College campuses from across the nation gather for the Associate Collegiate Press Conference. Here, college publications can educate themselves on ways to improve their publications, receive tips from professionals on how to increase their skills as journalists and network with other college students to find what works best for them to get news to their campus.
As a student thinking of a potential career in journalism, I find these panels to be extremely helpful. What I found most helpful, though, was speaking with other students. I’m not one who usually enjoys jumping in with new people who I don’t know, but having a Round Table discussion with students from places ranging from Claremont to Minnesota felt comfortable to me.
We got the opportunity to spend a mere fifty minutes discussing what issues we run into in our pursuit of giving our schools, both students and faculty, the most accurate news possible. These other students — colleagues if I’m being bold — encounter many of the same issues I have run into as the Chief News Editor for The Campanil. They’ve been met with administrators who refuse to give out information and be transparent with the students, who pay thousands of dollars to attend that institution, with people who don’t want to talk because they’ve been misquoted in the past and a variety of other challenges journalists face.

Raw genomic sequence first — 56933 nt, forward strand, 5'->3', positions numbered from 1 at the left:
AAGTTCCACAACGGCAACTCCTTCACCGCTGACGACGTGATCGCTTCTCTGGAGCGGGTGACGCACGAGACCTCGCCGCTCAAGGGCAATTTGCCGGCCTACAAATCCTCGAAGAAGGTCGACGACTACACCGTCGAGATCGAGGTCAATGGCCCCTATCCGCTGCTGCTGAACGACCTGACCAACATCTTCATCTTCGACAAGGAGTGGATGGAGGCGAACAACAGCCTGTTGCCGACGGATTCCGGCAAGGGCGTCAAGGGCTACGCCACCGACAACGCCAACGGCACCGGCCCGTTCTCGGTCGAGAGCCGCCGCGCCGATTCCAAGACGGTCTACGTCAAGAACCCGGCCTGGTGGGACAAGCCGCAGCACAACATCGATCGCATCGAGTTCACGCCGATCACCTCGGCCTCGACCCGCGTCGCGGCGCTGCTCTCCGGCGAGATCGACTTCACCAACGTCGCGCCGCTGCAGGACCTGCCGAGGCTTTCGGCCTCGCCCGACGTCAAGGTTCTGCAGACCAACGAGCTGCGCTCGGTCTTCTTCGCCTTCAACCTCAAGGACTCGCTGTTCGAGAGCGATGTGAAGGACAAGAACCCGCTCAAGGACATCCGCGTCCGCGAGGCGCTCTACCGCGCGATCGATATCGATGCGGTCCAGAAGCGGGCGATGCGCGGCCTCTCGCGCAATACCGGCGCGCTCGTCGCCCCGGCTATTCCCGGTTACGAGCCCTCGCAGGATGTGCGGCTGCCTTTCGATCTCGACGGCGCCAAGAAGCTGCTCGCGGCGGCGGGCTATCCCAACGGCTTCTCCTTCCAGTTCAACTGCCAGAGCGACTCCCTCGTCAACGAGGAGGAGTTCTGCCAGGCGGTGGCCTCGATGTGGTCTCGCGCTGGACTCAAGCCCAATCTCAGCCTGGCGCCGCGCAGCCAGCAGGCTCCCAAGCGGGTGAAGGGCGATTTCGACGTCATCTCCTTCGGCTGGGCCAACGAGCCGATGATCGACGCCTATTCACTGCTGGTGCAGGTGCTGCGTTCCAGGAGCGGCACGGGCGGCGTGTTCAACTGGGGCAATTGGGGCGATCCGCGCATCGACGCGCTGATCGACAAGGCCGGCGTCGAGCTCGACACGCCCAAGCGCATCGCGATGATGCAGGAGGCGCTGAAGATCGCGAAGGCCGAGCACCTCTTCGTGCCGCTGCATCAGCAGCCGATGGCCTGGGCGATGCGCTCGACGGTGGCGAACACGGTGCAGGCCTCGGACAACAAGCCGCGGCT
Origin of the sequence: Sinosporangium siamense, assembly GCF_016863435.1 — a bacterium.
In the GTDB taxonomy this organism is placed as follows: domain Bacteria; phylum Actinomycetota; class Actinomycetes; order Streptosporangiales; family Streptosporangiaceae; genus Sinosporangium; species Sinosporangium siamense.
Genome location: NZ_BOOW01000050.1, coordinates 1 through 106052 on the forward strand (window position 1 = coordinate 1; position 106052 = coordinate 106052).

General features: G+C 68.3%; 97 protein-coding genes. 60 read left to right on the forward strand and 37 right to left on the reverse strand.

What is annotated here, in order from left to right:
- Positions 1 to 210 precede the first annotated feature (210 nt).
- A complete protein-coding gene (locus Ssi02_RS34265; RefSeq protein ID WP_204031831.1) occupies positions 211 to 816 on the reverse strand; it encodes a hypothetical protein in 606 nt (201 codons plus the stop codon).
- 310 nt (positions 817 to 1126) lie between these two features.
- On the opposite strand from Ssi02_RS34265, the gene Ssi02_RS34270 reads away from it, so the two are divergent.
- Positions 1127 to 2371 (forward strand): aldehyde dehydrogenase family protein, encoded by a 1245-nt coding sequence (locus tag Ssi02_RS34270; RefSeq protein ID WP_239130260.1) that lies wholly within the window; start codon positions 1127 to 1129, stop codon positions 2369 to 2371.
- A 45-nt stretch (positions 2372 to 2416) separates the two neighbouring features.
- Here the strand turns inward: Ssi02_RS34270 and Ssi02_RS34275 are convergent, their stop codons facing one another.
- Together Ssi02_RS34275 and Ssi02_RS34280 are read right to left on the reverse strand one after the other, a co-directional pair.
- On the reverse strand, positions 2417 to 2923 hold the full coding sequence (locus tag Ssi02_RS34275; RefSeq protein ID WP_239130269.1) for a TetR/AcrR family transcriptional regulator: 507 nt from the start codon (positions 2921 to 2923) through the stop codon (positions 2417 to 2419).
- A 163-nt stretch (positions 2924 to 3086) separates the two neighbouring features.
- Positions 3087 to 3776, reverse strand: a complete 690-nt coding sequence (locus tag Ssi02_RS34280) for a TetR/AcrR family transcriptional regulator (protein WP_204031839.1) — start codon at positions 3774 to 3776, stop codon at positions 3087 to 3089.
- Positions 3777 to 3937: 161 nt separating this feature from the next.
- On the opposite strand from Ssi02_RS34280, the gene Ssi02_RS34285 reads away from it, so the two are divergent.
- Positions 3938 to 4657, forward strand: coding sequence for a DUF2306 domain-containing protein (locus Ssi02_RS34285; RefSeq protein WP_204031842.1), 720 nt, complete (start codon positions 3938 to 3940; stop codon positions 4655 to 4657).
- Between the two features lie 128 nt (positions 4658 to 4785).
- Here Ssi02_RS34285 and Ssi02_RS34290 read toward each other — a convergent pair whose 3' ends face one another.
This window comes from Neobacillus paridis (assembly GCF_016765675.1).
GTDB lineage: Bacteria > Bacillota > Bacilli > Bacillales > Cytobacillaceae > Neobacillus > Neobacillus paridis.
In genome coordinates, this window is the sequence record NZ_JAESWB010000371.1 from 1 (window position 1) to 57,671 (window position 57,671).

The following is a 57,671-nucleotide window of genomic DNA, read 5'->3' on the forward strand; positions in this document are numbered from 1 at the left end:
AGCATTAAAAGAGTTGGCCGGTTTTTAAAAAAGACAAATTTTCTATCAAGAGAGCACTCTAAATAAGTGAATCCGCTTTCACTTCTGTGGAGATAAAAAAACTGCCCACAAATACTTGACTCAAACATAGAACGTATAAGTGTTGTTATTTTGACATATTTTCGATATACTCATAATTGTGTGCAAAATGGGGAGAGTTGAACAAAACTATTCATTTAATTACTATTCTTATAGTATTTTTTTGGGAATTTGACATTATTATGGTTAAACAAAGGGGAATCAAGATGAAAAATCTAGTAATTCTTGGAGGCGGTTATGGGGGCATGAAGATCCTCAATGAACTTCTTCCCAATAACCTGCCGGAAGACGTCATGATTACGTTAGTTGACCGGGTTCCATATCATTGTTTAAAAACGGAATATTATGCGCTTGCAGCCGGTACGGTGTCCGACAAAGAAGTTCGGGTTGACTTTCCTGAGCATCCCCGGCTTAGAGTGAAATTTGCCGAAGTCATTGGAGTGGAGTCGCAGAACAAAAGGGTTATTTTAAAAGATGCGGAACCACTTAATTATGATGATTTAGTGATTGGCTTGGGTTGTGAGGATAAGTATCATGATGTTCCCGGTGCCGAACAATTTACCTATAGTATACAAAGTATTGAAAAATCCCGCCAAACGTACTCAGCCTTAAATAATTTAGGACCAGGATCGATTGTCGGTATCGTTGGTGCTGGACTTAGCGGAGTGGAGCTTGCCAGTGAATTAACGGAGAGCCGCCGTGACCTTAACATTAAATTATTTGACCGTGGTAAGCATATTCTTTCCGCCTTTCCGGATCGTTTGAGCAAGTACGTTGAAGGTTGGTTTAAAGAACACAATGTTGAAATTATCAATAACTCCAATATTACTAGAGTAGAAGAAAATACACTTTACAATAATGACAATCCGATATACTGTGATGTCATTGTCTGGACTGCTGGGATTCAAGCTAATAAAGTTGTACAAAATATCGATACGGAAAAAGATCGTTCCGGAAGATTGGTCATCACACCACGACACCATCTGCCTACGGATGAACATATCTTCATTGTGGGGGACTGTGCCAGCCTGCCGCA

While this could seem discouraging to me that no one is always able to get information to make their stories the best they can be, it also gave me some comfort. It made me realize that my friends and I in the Mills’ newsroom aren’t the only ones who deal with such issues. It made me see I’m not the only one who is an editor who also struggles with design. It made me see there are students out there just as committed to creating the perfect publication as we are at The Campanil.
It’s this that gives me confidence to possibly make my life about being a journalist. It gives me more confidence as a writer and editor, and it certainly makes it feel like I’m not so alone.